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Suburban Nation: The Rise of Sprawl and the Decline of the American Dream Paperback – Sep 14 2010

4.3 out of 5 stars 67 customer reviews

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Product Details

  • Paperback: 320 pages
  • Publisher: North Point Press; 10th Anniversary ed. edition (Sept. 14 2010)
  • Language: English
  • ISBN-10: 0865477507
  • ISBN-13: 978-0865477506
  • Product Dimensions: 20.1 x 2.1 x 20.3 cm
  • Shipping Weight: 635 g
  • Average Customer Review: 4.3 out of 5 stars 67 customer reviews
  • Amazon Bestsellers Rank: #207,246 in Books (See Top 100 in Books)
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Product Description

From Publishers Weekly

Like "an architectural version of Invasion of the Body Snatchers, our main streets and neighborhoods have been replaced by alien substitutes, similar but not the same," state Duany, Plater-Zyberk and Speck in this bold and damning critique. The authors, who lead a firm that has designed more than 200 new neighborhoods and community revitalization plans, challenge nearly half a century of widely accepted planning and building practices that have produced sprawling subdivisions, shopping centers and office parks connected by new highways. These practices, they contend, have not only destroyed the traditional concept of the neighborhood, but eroded such vital social values as equality, citizenship and personal safety. Further, they charge that current suburban developments are not only economically and environmentally "unsustainable," but "not functional" because they isolate and place undue burdens on at-home mothers, children, teens and the elderly. Adapting the precepts that famed urbanologist Jane Jacobs used to critique unhealthy city planning, Duany, Plater-Zyberk and Speck call for a revolution in suburban design that emphasizes neighborhoods in which homes, schools, commercial and municipal buildings would be integrated in pedestrian-accessible, safe and friendly settings. While occasionally presenting unsupported claims--such as that gated communities (of which there are now more than 20,000 in the U.S.) deprive children of gaining "a sense of empathy" in a diverse society--their visionary book holds out hope that we can create "places that are as valuable as the nature they displaced." (Mar.)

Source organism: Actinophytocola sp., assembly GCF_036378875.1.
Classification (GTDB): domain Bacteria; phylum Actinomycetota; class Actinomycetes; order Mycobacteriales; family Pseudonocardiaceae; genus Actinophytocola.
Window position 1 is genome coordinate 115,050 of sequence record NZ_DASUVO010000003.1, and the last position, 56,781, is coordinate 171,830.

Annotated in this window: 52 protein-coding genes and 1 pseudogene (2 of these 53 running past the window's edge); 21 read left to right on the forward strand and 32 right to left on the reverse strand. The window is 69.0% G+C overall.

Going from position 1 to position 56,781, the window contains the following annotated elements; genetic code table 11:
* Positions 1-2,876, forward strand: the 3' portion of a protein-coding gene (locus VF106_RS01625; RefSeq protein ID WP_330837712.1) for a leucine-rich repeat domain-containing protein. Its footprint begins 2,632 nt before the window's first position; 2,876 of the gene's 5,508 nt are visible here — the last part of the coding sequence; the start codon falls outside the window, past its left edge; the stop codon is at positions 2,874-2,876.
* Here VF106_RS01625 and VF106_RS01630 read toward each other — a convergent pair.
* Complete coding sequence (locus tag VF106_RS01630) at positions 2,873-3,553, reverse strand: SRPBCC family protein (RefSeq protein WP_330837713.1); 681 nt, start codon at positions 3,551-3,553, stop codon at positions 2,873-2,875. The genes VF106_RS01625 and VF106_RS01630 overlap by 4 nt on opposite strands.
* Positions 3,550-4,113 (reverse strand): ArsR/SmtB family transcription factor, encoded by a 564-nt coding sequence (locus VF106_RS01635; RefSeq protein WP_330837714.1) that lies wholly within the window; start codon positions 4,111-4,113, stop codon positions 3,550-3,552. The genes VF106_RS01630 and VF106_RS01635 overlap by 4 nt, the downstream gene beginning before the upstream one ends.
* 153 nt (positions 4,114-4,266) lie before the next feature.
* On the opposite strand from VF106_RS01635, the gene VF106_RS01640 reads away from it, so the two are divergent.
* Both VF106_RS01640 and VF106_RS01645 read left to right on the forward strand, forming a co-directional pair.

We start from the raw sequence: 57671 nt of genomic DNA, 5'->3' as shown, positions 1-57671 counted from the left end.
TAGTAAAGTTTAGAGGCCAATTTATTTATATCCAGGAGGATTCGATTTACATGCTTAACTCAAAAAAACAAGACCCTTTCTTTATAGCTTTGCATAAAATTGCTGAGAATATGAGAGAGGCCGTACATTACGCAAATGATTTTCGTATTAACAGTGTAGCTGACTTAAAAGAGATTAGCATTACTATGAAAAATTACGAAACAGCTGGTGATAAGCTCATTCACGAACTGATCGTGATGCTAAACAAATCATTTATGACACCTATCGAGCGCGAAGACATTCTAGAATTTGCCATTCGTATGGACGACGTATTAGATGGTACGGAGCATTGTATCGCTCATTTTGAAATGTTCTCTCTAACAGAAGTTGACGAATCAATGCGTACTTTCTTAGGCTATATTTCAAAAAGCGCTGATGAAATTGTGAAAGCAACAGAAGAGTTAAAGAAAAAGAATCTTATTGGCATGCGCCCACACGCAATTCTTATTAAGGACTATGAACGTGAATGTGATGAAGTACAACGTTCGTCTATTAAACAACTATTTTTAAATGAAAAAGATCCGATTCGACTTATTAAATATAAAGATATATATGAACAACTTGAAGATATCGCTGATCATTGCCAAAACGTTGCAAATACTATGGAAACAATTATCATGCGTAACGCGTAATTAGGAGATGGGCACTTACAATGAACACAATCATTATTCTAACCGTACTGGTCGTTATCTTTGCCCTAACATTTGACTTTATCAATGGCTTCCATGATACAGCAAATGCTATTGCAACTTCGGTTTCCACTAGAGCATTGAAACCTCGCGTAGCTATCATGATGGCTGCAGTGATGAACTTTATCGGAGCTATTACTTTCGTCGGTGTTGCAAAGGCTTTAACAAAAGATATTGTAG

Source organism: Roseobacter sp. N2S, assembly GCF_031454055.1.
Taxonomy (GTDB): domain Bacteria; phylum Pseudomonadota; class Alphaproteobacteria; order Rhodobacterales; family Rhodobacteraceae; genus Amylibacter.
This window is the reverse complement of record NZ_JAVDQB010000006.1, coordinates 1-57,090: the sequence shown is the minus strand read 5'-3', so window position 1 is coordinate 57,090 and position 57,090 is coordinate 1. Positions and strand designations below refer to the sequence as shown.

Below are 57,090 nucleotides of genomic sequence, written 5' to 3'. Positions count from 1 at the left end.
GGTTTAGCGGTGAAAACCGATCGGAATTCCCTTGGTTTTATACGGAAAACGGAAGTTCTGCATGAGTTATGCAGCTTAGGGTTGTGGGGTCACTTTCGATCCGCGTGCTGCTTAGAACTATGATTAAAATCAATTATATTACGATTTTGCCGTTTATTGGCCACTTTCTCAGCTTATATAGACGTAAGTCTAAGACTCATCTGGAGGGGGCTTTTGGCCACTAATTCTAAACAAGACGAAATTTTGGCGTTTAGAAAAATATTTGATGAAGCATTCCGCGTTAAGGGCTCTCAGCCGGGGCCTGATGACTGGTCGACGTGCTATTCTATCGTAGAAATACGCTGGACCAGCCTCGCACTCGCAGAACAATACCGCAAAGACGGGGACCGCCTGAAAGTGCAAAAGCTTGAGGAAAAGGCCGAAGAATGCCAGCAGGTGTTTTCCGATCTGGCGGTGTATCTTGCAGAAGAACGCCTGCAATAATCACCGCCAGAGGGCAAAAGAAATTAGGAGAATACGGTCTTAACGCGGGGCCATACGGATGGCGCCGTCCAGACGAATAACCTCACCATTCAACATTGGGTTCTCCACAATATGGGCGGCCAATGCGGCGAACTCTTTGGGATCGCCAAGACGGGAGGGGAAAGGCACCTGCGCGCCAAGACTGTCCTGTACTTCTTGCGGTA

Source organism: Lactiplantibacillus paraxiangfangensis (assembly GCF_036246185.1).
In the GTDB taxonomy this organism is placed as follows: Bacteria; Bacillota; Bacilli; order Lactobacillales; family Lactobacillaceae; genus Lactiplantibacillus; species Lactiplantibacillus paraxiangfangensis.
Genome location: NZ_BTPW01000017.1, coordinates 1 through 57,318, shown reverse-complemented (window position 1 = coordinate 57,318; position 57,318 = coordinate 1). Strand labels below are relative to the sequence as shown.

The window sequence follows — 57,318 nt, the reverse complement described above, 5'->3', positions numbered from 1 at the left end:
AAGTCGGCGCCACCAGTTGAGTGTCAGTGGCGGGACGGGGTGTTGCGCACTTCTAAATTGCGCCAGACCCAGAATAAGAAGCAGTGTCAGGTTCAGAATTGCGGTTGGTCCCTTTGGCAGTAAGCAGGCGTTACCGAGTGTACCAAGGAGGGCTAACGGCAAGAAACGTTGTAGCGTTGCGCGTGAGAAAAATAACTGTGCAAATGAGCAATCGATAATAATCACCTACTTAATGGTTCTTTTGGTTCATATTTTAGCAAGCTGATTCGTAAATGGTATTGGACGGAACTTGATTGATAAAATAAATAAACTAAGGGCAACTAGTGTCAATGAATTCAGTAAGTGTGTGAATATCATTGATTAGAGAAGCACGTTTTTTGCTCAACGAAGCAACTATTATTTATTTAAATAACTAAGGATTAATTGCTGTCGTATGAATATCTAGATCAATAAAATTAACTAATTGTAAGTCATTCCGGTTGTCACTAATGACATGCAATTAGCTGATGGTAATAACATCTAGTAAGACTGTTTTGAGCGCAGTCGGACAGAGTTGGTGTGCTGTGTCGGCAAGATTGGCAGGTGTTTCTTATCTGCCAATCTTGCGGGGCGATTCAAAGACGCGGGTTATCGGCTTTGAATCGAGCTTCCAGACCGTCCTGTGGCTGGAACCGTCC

Copyright 2000 Reed Business Information, Inc. --This text refers to an out of print or unavailable edition of this title.

From Booklist

Progressive town planners Duany and coauthors share the fruits of their extensive experiences designing new neighborhoods and community revitalization projects in this cogent and illuminating investigation into the nature of sprawl and the failure of suburbs. They mince no words in condemning the soulless, "repetitive and forgettable" landscape of subdivisions, shopping malls, office parks, and congested roadways that ring our cities, and articulate with great precision exactly how and why such places are detrimental to social health. They contrast traditional neighborhoods--"mixed-used, pedestrian-friendly communities" --where people of diverse backgrounds and economic levels interact, with suburbia, where housing, work, shopping, and public facilities are segregated from one another, so people are forced to drive everywhere. Using numerous examples, the authors explain how and why sprawl has occurred, discuss why the quality of balkanized suburban life is so deplorably low, and offer suggestions for a more viable approach to planning in the immediate future. Place matters, and we can do so much better. Donna Seaman --This text refers to an out of print or unavailable edition of this title.

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Customer Reviews

Top Customer Reviews

Format: Hardcover
My comments regarding this book differ little from the other positive reviews it has been receiving by other readers. It is important that Americans understand the social ramifications of how they develop. The architecture of our homes and communities reflects the our values and how we view ourselves relative to our community. Recent trends in home and neighborhood development reveal a highly individualistic value system that excludes it participation in the larger community and neighborhood. As mentioned in the book, Americans do a great job in making the inside of homes extremely livable, but do a poor job in integrating that home, and the family living in that home, with the neighborhood. Homes are built as insulators from other people. A community of insulated homes and isolated people is best described in the terms the authors use for modern suburban development.